Domestic gardens in Sheffield, England provide biodiversity and wildlife habitat.
(2005) Biological Conservation Volume 129, Issue 3, May 2006, Pages 312–322. Garden floras interact with native biodiversity by providing resources for wildlife and by acting as a source of non-native species. Understanding the composition and richness of garden floras will help evaluate the relationships between these floras and the wider environment. The composition and richness of vascular plant floras were measured in a stratified sample of 61 urban, domestic gardens in Sheffield, UK, based on complete garden inventories. The entire garden flora contained 1166 species, of which 30% were native and 70% alien. Across gardens, aliens showed lower occupancy than natives, comprising 79% of the species recorded only once. The garden flora contained 146 plant families, which included 72% of the native, naturalised or recurrent casual families recorded in the wild in Britain and Ireland. Gardens contained on average 45% natives, irrespective of garden size. Garden area explained 30% of the variation in species richness within individual gardens.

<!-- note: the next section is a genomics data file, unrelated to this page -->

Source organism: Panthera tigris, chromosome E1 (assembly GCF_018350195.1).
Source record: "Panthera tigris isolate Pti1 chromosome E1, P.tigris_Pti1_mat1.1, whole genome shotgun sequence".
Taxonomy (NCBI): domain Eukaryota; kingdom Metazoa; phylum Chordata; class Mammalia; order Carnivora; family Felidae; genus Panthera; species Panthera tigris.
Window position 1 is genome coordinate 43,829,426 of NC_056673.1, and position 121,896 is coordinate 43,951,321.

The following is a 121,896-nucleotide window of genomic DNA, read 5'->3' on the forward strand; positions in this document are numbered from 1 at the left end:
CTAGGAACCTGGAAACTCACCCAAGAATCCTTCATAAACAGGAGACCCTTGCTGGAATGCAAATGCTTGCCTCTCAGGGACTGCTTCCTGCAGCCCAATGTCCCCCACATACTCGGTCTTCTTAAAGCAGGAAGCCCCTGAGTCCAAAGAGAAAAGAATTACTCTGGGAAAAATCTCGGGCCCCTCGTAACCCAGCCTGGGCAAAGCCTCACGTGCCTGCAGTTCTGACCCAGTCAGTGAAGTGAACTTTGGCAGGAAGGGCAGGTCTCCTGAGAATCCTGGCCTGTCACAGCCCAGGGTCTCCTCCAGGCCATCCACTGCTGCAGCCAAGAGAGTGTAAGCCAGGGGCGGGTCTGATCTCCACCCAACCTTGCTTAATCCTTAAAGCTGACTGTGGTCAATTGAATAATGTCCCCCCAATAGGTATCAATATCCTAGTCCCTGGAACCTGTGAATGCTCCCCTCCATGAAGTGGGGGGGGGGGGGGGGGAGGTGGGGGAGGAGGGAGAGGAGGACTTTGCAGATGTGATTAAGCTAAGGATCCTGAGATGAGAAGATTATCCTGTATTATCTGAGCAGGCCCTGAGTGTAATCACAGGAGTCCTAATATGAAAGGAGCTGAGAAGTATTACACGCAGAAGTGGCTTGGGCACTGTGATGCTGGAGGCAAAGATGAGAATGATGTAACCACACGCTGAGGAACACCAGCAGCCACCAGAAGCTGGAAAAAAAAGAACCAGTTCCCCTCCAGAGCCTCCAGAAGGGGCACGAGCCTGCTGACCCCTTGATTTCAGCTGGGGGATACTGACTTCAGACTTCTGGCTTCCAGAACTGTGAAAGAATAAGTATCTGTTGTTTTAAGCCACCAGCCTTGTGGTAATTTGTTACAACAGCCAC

Doubling garden size led to an increase in species richness of 25%. The garden flora comprised 10% annuals, 63% biennial/perennials, 18% shrubs and 8% trees; shrubs were disproportionately composed of alien species. The floras of urban domestic gardens probably form the greatest source of potentially invasive alien plants. However, the plants found in domestic gardens have closer affinities with the uncultivated flora than is often perceived, and their role for wildlife in gardens deserves reassessment. Declines in garden size that result from recommendations on the density of new housing are unlikely to have major consequences for plant richness in gardens.